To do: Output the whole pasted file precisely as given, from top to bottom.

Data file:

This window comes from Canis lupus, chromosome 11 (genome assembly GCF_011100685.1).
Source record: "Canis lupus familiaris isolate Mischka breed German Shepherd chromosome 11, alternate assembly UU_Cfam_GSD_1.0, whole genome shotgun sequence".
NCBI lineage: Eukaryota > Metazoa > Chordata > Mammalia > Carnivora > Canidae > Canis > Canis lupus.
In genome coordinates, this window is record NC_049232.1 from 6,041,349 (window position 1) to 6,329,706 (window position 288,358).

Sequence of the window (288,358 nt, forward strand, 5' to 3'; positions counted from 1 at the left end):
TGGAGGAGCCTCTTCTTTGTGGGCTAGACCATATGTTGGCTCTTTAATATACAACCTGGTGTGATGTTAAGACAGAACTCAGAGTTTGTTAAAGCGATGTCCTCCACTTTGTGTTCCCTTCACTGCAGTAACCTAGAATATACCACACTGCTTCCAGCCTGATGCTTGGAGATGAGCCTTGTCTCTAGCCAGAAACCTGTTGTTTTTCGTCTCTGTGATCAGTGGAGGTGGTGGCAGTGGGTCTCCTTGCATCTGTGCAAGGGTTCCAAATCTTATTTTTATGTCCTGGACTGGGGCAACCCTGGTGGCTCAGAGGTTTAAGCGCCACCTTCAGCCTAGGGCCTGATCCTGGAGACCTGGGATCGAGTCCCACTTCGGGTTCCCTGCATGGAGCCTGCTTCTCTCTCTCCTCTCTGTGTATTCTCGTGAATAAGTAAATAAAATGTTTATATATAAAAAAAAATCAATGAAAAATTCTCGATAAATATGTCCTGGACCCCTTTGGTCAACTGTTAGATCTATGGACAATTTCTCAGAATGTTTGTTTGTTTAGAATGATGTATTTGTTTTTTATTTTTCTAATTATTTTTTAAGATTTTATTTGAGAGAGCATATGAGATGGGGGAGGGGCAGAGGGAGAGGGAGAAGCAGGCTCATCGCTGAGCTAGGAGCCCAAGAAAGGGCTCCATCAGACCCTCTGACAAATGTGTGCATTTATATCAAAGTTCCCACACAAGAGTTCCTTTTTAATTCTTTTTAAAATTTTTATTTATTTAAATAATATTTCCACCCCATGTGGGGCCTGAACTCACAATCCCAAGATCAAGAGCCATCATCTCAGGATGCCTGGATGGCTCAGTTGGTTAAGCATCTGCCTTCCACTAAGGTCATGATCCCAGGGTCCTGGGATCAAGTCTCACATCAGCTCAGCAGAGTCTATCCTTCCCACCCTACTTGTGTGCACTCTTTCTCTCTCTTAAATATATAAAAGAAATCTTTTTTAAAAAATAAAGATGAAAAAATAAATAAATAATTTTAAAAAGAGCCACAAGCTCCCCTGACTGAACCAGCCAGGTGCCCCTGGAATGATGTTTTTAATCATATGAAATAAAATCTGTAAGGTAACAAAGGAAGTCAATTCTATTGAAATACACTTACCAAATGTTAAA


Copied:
This window comes from Canis lupus, chromosome 11 (genome assembly GCF_011100685.1).
Source record: "Canis lupus familiaris isolate Mischka breed German Shepherd chromosome 11, alternate assembly UU_Cfam_GSD_1.0, whole genome shotgun sequence".
NCBI lineage: Eukaryota > Metazoa > Chordata > Mammalia > Carnivora > Canidae > Canis > Canis lupus.
In genome coordinates, this window is record NC_049232.1 from 6,041,349 (window position 1) to 6,329,706 (window position 288,358).

Sequence of the window (288,358 nt, forward strand, 5' to 3'; positions counted from 1 at the left end):
TGGAGGAGCCTCTTCTTTGTGGGCTAGACCATATGTTGGCTCTTTAATATACAACCTGGTGTGATGTTAAGACAGAACTCAGAGTTTGTTAAAGCGATGTCCTCCACTTTGTGTTCCCTTCACTGCAGTAACCTAGAATATACCACACTGCTTCCAGCCTGATGCTTGGAGATGAGCCTTGTCTCTAGCCAGAAACCTGTTGTTTTTCGTCTCTGTGATCAGTGGAGGTGGTGGCAGTGGGTCTCCTTGCATCTGTGCAAGGGTTCCAAATCTTATTTTTATGTCCTGGACTGGGGCAACCCTGGTGGCTCAGAGGTTTAAGCGCCACCTTCAGCCTAGGGCCTGATCCTGGAGACCTGGGATCGAGTCCCACTTCGGGTTCCCTGCATGGAGCCTGCTTCTCTCTCTCCTCTCTGTGTATTCTCGTGAATAAGTAAATAAAATGTTTATATATAAAAAAAAATCAATGAAAAATTCTCGATAAATATGTCCTGGACCCCTTTGGTCAACTGTTAGATCTATGGACAATTTCTCAGAATGTTTGTTTGTTTAGAATGATGTATTTGTTTTTTATTTTTCTAATTATTTTTTAAGATTTTATTTGAGAGAGCATATGAGATGGGGGAGGGGCAGAGGGAGAGGGAGAAGCAGGCTCATCGCTGAGCTAGGAGCCCAAGAAAGGGCTCCATCAGACCCTCTGACAAATGTGTGCATTTATATCAAAGTTCCCACACAAGAGTTCCTTTTTAATTCTTTTTAAAATTTTTATTTATTTAAATAATATTTCCACCCCATGTGGGGCCTGAACTCACAATCCCAAGATCAAGAGCCATCATCTCAGGATGCCTGGATGGCTCAGTTGGTTAAGCATCTGCCTTCCACTAAGGTCATGATCCCAGGGTCCTGGGATCAAGTCTCACATCAGCTCAGCAGAGTCTATCCTTCCCACCCTACTTGTGTGCACTCTTTCTCTCTCTTAAATATATAAAAGAAATCTTTTTTAAAAAATAAAGATGAAAAAATAAATAAATAATTTTAAAAAGAGCCACAAGCTCCCCTGACTGAACCAGCCAGGTGCCCCTGGAATGATGTTTTTAATCATATGAAATAAAATCTGTAAGGTAACAAAGGAAGTCAATTCTATTGAAATACACTTACCAAATGTTAAA